The Twisted Logic

For a while now Audrey has been convinced that she’s “3” not 2.  No matter how hard we try to convince her that she’s not 3 until her next birthday, when you ask her age her answer is always “3!”

Lately, I think mostly just to frustrate me, she’s also been insisting that Bethany is 5.  Again, we try and try to convince her that no, Bethany is only 4 but she wants nothing to do with it.  If you ask Audrey – “Bethany is 5 and I’m 3”.

It drives me nuts!

Yesterday, I discovered it also bother’s Bethany.  As we were getting our pj’s on for pizza and movie night I overheard this conversation:

Audrey – “I’m 3!”

Bethany (using her sweet “mommy” voice) – “Listen Sweet-art, you’re 2.  On your third birthday you turned 2.  On your next birthday, your second birthday you’ll turn 3.  Until then you’ll be 2.  I’m 4, on my other second birthday I turned 4, and before that I was 3.  Now, on my next sixth birthday I’ll turn 5.  But until then I get to stay 4.  Understand?”

Audrey – “Yes! I’m 3 and you’re 5!  Thanks Bethy”

Bethany – “No Audrey!  You’re 2 until your next birthday.  Until then you have to be 2, YOU CAN’T BE 3!!! Now, do you understand me?”

Audrey – Long pause and then sigh “No.”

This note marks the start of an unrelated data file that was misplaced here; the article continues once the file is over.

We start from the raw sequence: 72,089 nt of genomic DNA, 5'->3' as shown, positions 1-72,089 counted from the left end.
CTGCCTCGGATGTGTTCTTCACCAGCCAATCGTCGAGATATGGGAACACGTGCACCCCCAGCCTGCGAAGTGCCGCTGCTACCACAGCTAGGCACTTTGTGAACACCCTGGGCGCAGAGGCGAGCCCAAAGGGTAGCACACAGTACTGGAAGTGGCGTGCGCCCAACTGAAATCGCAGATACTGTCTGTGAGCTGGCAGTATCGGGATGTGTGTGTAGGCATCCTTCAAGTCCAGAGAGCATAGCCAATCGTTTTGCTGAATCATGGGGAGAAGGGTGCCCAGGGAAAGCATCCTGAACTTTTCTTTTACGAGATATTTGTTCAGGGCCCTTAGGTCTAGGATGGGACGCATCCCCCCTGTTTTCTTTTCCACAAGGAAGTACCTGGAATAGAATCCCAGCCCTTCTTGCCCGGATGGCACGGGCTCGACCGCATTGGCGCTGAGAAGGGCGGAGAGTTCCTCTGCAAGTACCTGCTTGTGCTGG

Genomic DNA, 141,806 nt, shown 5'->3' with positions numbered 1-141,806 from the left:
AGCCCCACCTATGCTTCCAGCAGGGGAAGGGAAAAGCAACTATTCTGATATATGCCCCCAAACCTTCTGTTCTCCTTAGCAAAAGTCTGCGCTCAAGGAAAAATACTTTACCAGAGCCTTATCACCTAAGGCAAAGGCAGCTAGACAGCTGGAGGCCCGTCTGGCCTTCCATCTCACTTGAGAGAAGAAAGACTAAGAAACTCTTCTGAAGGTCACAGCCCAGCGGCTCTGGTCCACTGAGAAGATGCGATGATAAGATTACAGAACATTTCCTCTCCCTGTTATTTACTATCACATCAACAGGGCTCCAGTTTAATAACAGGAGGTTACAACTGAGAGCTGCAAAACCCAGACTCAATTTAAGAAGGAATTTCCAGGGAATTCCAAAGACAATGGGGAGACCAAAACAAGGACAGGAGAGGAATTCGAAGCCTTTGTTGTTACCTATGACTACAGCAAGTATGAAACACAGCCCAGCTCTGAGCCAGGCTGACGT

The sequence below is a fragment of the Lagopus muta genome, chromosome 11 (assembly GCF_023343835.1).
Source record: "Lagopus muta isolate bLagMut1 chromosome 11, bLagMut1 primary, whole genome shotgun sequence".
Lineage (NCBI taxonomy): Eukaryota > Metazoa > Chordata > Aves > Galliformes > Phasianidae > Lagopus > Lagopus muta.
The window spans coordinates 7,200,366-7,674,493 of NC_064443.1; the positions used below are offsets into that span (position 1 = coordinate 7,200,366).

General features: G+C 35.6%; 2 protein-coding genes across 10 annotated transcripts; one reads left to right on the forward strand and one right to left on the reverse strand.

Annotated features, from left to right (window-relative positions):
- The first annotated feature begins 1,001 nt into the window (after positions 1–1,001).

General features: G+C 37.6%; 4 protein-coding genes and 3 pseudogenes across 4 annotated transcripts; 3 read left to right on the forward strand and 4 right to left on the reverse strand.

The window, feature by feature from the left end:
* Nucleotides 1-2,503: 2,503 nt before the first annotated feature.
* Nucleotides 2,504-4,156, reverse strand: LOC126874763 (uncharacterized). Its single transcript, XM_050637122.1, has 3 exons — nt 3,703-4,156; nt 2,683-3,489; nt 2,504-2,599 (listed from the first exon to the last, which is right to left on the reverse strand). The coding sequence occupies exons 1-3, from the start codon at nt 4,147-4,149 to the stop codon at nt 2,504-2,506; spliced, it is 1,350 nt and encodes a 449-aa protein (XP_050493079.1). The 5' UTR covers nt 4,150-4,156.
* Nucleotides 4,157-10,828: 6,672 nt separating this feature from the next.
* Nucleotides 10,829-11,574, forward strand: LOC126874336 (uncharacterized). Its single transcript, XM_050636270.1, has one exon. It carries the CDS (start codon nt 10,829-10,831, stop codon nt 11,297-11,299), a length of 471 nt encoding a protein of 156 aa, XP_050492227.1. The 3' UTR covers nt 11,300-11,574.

And out she walked.

I had the silent tears of laughter.  Bethany tried so hard to explain to her sister how it’s possible that they are 2 and 4, but her desperate attempt to use adult logic wounded up causing her to create a twisted logic – or whatever the opposite of logic is.


Last week while driving to work we passed a man, with very, very dark olive skin tone riding a motorcycle.  Here is the conversation that followed:

Audrey – “Mommy? Why hims has a face?”

Mommy – “What? Why wouldn’t he have a face?”

Audrey –  “I can’t talk to him from in here, so why did God give hims a face?”

Mommy –  “Well, because everybody has a face Audrey.  He NEEDS a face”

Bethany – “Mom his skin is a different color.”

Mommy – “You’re right Beth.  Isn’t it great that God loved rainbows so much he made people all sorts of colors too!”

Bethany – “Ya, but he just made us plain” (this was said with a sigh and a disappointed voice)

I love that she sees the beauty in different colored skin and ethnicity.  She absolutely warmed me to the core with her simple interpretation of the different colors, and had me giggling to myself at how sweet it was that we were “plain”.  I hope she holds onto her appreciation of our differences.